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SummaryWhat happened to you, Sierra?..
The GoodLarry 5 is one of Sierra's VGA titles of the early nineties, a row of games with wonderful graphics, rich MIDI music, and conveniently elegant interface. The technological gap separating this game from its predecessor is so huge that sometimes it seems there really must have been a "Larry 4" between them. It also has a cartoony look that later became widespread among comedy adventures: some rooms are viewed from strange angles and have strange shapes, planes wave their wings when taking off, and a few people look appropriately disproportional, such as the hilarious maitre d' in Hard Disc Cafe. The visuals could be the game's saving grace, although the much more rewarding remake of the first game looks just the same.
Al Lowe probably could not have created a completely unfunny game even if he tried. While much less memorable than the previous installments in that regard, Larry 5 still has some spark here and there. The situations themselves leave a lot to be desired, but there is attention to detail that has always distinguished the series, and it has survived the departure of the text input. Some of the game's optional actions - looking at unimportant objects, etc. - may yield jocular descriptions that belong to the more tolerable material it has to offer. The company directory with omitted letters (where ".uck You.." ends up being deciphered as "Duck Youth") is a definitive highlight.
And, of course, playing as two different characters is always a good thing. At least seeing Patti nicely recreated with 256 colors could be vaguely stimulating, especially if you got attached to her in the previous game and want to know whether she and Larry will ever be together again.
The BadI have no idea what exactly happened there. Rumors of the company's boss actually instructing the designer to make a game anyone could finish may be quite close to truth, because Larry 5 ended up being just that. Perhaps they were intimidated by the success of LucasArts with their death-free policy. In any case, by throwing all danger overboard, they went further and eliminated any kind of challenge altogether: Larry 5 is unabashedly, mind-numbingly, infuriatingly easy.
I'm completely serious when I say that what is supposed to be the meat of the game - the plot-related tasks - can be completed by clicking through them. You see, in an inexplicable move, Sierra made all the puzzles of the game optional. I really mean it: all the puzzles in the game are there only to score extra points. You can procure an item and give it to a person who might need it - but you can also fail to do that and still proceed with the game as if nothing happened. This terrible decision utterly ruins the game. There is no sense of reward and no feeling of achievement, which is a crucial component of game design. The final segment is particularly horrible: Larry manages to fly a plane, safely land it, meet several people, and stop the villain in the final scene without a single input from the player!.. Often the game simply becomes a string of cutscenes with barely any control, almost like a Japanese visual novel.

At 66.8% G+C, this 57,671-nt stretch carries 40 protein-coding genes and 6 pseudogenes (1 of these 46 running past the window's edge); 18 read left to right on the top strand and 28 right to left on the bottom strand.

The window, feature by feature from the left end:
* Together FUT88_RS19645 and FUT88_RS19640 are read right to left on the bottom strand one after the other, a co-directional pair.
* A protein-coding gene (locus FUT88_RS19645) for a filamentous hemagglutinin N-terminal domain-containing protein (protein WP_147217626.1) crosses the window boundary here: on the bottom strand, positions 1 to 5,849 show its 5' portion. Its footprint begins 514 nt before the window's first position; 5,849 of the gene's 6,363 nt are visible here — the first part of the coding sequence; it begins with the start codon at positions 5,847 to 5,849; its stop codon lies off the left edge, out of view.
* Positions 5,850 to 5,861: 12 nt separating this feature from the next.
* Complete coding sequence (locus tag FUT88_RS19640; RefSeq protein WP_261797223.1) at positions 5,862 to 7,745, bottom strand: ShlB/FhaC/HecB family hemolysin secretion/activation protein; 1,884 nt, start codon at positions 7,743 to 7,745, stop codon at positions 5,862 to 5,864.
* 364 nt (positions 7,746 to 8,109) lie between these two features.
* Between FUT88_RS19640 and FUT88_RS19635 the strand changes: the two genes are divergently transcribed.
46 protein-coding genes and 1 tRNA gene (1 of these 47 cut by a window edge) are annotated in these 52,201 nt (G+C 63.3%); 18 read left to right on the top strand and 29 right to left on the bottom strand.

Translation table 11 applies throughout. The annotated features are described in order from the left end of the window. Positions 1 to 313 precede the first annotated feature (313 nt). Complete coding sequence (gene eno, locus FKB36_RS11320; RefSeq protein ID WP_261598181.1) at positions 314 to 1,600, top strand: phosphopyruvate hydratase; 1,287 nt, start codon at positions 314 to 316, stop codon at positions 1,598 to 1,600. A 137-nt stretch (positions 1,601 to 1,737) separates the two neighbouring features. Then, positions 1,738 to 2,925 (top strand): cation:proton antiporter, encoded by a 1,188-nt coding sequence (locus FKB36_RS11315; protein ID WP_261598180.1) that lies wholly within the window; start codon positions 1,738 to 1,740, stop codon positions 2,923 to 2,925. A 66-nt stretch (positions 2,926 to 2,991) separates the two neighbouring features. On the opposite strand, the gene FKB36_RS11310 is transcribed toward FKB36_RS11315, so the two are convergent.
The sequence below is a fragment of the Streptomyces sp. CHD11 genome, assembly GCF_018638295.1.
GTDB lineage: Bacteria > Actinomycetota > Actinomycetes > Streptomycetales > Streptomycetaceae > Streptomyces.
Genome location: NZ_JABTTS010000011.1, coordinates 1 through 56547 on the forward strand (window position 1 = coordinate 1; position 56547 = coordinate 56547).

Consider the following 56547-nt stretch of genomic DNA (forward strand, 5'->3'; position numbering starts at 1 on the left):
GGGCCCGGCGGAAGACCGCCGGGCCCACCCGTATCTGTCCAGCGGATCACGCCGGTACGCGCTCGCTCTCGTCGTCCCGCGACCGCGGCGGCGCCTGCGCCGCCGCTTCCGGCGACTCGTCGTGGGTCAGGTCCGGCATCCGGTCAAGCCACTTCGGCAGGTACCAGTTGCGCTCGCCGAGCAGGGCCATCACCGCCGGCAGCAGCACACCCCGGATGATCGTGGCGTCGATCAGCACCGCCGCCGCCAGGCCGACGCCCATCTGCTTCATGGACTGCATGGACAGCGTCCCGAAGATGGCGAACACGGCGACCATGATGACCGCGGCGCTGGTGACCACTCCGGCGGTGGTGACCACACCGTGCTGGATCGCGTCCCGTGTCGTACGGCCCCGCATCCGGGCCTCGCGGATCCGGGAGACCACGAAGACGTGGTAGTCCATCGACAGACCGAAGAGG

It gets worse: Larry 5 is also aggravatingly linear. Whether you play as Larry himself or as Patti, the chapters all follow the same routine: you are taken to a single location where you must make a few steps, perform the most obvious actions, and automatically proceed to the next segment. There is no exploration involved: most of those areas consist of a few screens at best, each offering next to nothing to do. You can't even wander around, take stuff, or talk to people aimlessly - each chapter confines you to one tiny area only, without anything connecting between them. The scarcity of available objects and the restricted movement would make all the puzzles too easy even if they were mandatory.
Even in terms of humor, Larry 5 fails to reach the bar. The situations depicted in the game are simply not funny - not even in a vulgar sexual sense. Speaking of which, there is something coarsely lewd in the entire premise of the plot - having sex with overly horny young women and videotaping the act. This is a step below the risky, yet for the most part tasteful humor the series is known for. Since seducing all the woman requires no effort whatsoever from the player, the whole thing feels even cheaper and less attractive.
The plot makes little sense - and not in a good, entertaining way, like in the second game. The whole amnesia issue and the spy activities intertwined with corrupted porn industry are not particularly amusing and feel fake and disjointed. The overly symmetrical, formulaic structure of the game precludes any surprises already from the lukewarm start. And, like a sour icing on a stale cake, the omnipresent copy protection is more annoying than ever.